I live in Orlando. If you’ve been listening to the glamour girls and breathless boys of the curvy couches in the newsrooms of New York, you would think that I live in a Death Zone. A hurricane is coming! A hurricane is coming! Shortages! Mayhem! Break out the plywood. Buy up all the water, bread, and peanut butter within a 500-mile radius. And get the hell out of there!
Well, let me tell you what it’s really like. Yes, the shelves were pretty bare on Wednesday, a full week before the hurricane is supposed to make landfall. (Some have said that preparing for a hurricane is like waiting to be attacked by a turtle.) For one evening, bread was gone, water was gone, and batteries were gone from many stores. But that was the first day of the hype. “Hurry! Hurry! You need seven days of water per person in order to survive the devastation! Get it all before someone else does!”
So how did I prepare? Well, yesterday I went to the beach. (Hurricane warnings make for perfect beach conditions: blue skies, warm water, strong waves, and nearly empty shorelines.) Meanwhile, my daughter took my grandson to Universal Studios (light breeze and five-minute wait lines.)
Today I went shopping. As I expected, based on last year’s hurricane preparations, pallets of bottled water encircled the entire perimeter of my local Publix. An employee stood at the front door, prepared to load a couple of cases into each customer’s cart so the heavy water would be conveniently located at the bottom while the customer continued shopping. So thoughtful! (It was also a gentle reminder that two cases would be plenty—no need to hoard.) The bread shelves were full as well, and stockers were busily replenishing other staples. There will be additional deliveries tomorrow and every day until the storm hits. There is simply no reason to panic about running out of food and water, despite Wednesday’s initially empty shelves.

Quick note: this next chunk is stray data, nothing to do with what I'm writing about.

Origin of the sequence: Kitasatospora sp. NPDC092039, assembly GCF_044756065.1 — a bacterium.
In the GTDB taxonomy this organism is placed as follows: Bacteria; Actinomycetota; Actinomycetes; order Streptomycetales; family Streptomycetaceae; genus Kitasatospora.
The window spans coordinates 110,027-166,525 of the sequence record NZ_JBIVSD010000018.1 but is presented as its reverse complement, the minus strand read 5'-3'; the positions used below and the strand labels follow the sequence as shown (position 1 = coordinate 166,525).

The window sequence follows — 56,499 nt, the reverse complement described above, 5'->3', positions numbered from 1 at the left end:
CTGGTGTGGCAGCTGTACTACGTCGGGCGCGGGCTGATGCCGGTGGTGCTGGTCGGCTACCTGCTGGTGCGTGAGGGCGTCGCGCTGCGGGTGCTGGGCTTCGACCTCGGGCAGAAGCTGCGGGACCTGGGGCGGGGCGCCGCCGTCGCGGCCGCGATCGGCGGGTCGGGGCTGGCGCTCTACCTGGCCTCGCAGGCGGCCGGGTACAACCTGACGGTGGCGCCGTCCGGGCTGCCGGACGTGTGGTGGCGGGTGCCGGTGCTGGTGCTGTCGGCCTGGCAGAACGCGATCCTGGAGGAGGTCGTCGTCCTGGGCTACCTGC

Home Depot is doing the same thing with plywood, batteries, generators, and flashlights, bringing in more supplies daily. Instead of raising prices to reduce demand, as store managers did in years past, they are planning ahead to satisfy rising demand with rising supply. We don’t need to get into a fight over who saw that last sheet of plywood first—there will be a whole pallet of plywood unloaded from the delivery truck any minute.
How is this possible? As demand quadruples with every frantic news report, why aren’t we experiencing severe shortages?
It’s simple: Business people are smart. They can read a weather report, review previous sales trends, anticipate demand, and adjust supply. Trucking companies can respond in advance too, diverting transportation where it is needed now, not where it might have been scheduled to go a few weeks ago. And because hurricanes move so slowly, business people have a couple of weeks to adjust their orders, assign overtime duties to stockers and checkers, and reassure their customers that the doors will be open and the shelves stocked throughout the run-up to the storm. And they’ll be open for business again just as quickly as they can after the storm. We aren’t going to starve. I promise you. Maybe I’ll have egg on my face when this storm finally hits and I don’t have electricity, but at least I’ll know where to buy those eggs.
Meanwhile, FEMA and the National Guard are on their way to Florida. They might be needed, if damage is severe. Also on their way are hordes of weather reporters, seeking out the highest water, the windiest corner, and the dangliest signs to show us just how desperate we are in Florida. (Remember last year’s phony photos of reporters hunkered down in raincoats and boots while residents strolled by in the background wearing t-shirts, shorts and flip-flops?)
Some folks may experience severe damage and loss, especially those who live near the coast, and I feel compassion for them. They’ll need emergency help (and should receive it from their insurance companies). But for most of us, the local Publix and Home Depot have us covered. There’s no need to panic, and no need to break our budgets by purchasing more food than we actually need. And that, my friends, is how capitalism makes life better for everyone.